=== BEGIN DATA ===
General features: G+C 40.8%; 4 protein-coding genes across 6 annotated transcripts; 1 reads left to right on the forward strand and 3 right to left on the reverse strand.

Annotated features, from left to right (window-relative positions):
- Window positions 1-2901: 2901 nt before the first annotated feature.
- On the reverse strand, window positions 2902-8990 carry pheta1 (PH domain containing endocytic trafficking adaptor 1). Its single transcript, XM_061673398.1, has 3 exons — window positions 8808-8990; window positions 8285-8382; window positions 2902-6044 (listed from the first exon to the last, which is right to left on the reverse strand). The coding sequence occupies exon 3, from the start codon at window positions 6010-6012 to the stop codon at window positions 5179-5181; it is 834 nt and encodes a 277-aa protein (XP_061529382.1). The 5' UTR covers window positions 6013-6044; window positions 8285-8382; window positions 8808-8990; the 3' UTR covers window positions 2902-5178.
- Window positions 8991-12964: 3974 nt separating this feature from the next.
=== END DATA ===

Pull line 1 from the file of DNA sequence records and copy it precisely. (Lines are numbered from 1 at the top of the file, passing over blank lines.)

General features: G+C 40.8%; 4 protein-coding genes across 6 annotated transcripts; 1 reads left to right on the forward strand and 3 right to left on the reverse strand.